• neck
  • The occult form usually presents on skin around the mouth, eyes or neck, while nodular and verrucous sarcoids are common on the groin, penile sheath or face. (wikipedia.org)
  • cancer
  • Another name for Skin Cancer (or close medical condition association). (rightdiagnosis.com)
  • Half of all new cancers are skin cancers, and more than 1 million new cases of skin cancer will be diagnosed in the United. (rightdiagnosis.com)
  • Skin cancer is the most common form of cancer in the United States. (icdlist.com)
  • If not treated, some types of skin cancer cells can spread to other tissues and organs. (icdlist.com)
  • Skin cancer, or neoplasia, is the most common type of cancer diagnosed in horses, accounting for 45 to 80% of all cancers diagnosed. (wikipedia.org)
  • Sarcoids are the most common type of skin neoplasm and are the most common type of cancer overall in horses. (wikipedia.org)
  • It also contains DNA repair enzymes that help reverse UV damage, such that people lacking the genes for these enzymes suffer high rates of skin cancer. (wikipedia.org)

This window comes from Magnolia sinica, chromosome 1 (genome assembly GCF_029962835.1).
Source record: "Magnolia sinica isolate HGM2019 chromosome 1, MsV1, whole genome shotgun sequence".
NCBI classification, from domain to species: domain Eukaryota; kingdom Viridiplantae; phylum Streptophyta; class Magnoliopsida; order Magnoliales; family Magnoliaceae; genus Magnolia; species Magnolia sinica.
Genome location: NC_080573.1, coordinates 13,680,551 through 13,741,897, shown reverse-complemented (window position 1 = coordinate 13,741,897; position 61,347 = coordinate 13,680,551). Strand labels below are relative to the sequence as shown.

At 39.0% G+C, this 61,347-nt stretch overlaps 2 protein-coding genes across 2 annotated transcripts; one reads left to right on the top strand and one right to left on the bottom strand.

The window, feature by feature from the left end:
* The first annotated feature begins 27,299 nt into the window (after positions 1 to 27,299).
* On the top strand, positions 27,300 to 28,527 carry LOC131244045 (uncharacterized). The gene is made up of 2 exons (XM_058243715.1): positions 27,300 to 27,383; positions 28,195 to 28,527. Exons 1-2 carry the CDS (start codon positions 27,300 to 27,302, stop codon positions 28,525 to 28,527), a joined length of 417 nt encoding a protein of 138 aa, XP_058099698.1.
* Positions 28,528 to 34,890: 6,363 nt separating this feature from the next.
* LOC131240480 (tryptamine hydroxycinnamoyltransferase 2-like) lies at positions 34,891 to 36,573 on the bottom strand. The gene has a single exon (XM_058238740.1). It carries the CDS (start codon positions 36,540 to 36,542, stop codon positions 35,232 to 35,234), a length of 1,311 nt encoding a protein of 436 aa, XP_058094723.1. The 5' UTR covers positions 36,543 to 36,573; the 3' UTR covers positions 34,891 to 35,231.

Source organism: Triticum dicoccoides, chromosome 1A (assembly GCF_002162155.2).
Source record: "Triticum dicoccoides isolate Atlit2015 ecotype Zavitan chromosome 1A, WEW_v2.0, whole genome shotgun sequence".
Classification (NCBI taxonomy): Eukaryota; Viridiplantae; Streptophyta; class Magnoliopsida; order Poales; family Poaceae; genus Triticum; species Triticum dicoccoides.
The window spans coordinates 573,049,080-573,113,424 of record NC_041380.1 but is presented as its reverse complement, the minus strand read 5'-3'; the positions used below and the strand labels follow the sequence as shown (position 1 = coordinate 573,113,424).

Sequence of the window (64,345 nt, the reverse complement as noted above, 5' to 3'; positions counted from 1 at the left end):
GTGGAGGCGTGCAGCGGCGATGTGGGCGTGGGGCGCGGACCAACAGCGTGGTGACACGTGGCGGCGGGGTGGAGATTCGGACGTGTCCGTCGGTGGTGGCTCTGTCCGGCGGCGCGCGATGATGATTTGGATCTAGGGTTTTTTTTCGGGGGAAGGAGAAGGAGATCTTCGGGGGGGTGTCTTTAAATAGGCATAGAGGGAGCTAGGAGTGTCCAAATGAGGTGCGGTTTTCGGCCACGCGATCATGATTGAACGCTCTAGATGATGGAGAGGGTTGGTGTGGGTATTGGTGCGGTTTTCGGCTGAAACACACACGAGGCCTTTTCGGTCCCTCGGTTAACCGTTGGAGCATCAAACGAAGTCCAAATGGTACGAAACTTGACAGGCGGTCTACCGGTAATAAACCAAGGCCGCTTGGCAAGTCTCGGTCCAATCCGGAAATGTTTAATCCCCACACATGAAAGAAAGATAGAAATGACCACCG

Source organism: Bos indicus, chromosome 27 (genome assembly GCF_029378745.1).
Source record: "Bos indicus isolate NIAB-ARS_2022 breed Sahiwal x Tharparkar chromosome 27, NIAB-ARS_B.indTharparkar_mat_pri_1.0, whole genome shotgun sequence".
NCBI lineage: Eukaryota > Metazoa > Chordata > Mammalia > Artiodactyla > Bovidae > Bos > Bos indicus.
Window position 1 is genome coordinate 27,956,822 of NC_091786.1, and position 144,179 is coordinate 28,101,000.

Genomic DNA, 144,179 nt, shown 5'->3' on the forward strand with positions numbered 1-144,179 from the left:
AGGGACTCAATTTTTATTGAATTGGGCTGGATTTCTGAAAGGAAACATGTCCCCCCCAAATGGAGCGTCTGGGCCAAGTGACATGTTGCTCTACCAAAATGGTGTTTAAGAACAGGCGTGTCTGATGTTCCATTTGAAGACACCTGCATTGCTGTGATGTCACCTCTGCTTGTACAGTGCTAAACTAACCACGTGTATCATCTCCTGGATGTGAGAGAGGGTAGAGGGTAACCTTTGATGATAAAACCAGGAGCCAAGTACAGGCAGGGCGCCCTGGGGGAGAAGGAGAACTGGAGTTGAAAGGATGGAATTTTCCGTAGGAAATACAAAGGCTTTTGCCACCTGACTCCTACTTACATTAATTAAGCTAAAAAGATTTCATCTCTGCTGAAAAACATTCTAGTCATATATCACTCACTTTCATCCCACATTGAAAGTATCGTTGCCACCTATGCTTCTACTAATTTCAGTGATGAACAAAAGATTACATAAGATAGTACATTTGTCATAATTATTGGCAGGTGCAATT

• symptoms
  • citation needed]Signs and symptoms are skin lesions, often mistaken as eczema, that may be itchy or painful. (wikipedia.org)
  • organ
  • Your skin is your body's largest organ. (icdlist.com)
  • The skin is the largest organ in the human body. (wikipedia.org)
  • A cutaneous condition is any medical condition that affects the integumentary system-the organ system that encloses the body and includes skin, hair, nails, and related muscle and glands. (wikipedia.org)
  • Many conditions affect the human integumentary system-the organ system covering the entire surface of the body and composed of skin, hair, nails, and related muscle and glands. (wikipedia.org)
  • organs
  • The skin has up to seven layers of ectodermal tissue and guards the underlying muscles, bones, ligaments and internal organs. (wikipedia.org)
  • lesions
  • This study will look at high frequency ultrasound as a medical imaging modality and apply it to skin lesions. (clinicaltrials.gov)
  • We will use this to try and differentiate between benign and cancerous skin lesions. (clinicaltrials.gov)
  • Skin biopsies of lesions imaged with ultrasound are processed for routine histology and retained. (clinicaltrials.gov)